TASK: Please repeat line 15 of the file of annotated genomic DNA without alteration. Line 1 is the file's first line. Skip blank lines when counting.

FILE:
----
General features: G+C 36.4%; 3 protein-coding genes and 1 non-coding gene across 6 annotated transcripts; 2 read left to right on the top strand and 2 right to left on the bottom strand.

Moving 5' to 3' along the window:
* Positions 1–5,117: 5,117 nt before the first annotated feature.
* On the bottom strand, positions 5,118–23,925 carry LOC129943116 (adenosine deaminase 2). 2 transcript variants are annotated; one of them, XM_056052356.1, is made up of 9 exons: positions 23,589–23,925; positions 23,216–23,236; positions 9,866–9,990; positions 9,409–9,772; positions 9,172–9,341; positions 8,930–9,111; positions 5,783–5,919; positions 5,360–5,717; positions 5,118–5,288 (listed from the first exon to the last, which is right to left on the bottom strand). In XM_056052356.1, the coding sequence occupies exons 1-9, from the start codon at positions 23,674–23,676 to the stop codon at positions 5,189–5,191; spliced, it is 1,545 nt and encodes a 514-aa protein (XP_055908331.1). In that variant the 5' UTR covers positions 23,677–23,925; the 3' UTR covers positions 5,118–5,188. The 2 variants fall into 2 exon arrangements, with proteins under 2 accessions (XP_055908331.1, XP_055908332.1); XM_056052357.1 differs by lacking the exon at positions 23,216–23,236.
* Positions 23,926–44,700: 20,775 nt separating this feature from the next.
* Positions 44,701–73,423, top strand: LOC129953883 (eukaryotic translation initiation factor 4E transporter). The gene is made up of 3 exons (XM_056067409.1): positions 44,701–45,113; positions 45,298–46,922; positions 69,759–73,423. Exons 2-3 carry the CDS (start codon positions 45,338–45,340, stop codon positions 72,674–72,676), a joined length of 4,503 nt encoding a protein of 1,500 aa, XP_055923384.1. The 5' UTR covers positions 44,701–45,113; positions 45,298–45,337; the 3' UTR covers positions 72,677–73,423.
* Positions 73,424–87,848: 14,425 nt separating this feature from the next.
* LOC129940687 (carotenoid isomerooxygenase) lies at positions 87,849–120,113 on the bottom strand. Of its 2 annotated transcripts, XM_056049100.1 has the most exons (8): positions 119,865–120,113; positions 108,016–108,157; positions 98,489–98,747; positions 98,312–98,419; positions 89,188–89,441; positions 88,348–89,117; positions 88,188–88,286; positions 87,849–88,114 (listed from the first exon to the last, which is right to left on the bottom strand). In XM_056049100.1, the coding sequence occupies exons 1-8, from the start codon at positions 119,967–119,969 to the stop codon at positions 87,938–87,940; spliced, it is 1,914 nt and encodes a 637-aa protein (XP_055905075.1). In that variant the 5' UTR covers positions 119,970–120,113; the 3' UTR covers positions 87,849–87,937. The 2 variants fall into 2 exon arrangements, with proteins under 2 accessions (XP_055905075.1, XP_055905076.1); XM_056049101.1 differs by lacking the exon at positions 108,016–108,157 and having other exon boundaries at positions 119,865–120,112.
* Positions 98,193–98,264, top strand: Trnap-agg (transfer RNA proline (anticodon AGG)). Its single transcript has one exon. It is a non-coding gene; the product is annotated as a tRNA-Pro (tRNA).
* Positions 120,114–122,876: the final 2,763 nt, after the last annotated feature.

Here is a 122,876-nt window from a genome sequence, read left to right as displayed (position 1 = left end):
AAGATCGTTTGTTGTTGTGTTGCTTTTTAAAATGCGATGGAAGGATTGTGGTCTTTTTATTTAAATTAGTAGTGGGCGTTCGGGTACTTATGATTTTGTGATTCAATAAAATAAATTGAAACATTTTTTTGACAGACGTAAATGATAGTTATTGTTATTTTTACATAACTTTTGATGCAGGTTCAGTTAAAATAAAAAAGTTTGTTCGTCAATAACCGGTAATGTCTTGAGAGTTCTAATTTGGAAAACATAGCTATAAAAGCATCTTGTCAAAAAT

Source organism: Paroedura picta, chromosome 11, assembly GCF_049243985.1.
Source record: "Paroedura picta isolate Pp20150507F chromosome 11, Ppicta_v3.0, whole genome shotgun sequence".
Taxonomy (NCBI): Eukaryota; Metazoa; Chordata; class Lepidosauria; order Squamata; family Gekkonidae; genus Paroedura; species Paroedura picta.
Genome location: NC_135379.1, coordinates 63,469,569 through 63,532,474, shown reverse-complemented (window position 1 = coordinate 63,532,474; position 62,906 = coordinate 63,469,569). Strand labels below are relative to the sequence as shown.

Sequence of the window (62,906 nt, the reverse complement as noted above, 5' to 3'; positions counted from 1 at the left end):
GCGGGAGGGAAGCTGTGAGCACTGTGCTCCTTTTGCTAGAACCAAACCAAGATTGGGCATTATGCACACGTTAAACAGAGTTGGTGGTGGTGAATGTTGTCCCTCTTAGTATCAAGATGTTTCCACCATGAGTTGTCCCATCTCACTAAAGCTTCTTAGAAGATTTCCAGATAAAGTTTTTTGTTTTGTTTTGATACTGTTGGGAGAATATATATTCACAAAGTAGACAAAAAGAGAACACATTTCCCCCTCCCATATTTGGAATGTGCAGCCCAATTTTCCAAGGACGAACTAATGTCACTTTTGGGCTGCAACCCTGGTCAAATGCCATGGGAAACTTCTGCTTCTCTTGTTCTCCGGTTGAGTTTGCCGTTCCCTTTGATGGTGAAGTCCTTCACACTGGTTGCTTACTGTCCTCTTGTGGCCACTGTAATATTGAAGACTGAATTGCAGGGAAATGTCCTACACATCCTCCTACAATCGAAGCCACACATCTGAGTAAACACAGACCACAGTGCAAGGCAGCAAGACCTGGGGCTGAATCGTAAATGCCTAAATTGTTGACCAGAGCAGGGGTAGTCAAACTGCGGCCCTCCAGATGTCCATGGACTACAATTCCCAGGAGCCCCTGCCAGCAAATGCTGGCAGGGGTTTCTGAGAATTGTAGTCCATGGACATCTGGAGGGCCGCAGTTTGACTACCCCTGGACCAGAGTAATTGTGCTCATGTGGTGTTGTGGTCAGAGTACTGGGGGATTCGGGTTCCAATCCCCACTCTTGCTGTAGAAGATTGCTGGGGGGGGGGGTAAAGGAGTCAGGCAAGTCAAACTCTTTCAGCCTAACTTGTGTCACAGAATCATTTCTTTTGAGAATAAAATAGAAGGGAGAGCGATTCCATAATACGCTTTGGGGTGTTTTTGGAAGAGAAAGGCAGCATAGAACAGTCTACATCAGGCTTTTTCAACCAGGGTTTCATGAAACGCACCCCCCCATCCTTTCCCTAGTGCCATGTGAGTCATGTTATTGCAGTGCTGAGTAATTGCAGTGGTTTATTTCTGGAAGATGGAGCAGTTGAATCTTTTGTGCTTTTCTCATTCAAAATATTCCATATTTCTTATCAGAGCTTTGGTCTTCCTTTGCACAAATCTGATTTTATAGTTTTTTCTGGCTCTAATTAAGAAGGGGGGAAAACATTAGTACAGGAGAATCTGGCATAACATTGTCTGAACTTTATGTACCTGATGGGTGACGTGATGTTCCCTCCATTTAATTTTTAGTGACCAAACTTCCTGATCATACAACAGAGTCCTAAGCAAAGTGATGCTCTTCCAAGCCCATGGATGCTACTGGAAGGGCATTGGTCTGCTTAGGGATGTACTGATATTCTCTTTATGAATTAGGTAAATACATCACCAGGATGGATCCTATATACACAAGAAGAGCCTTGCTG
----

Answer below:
Taxonomy (NCBI): Eukaryota; Metazoa; Chordata; class Lepidosauria; order Squamata; family Gekkonidae; genus Paroedura; species Paroedura picta.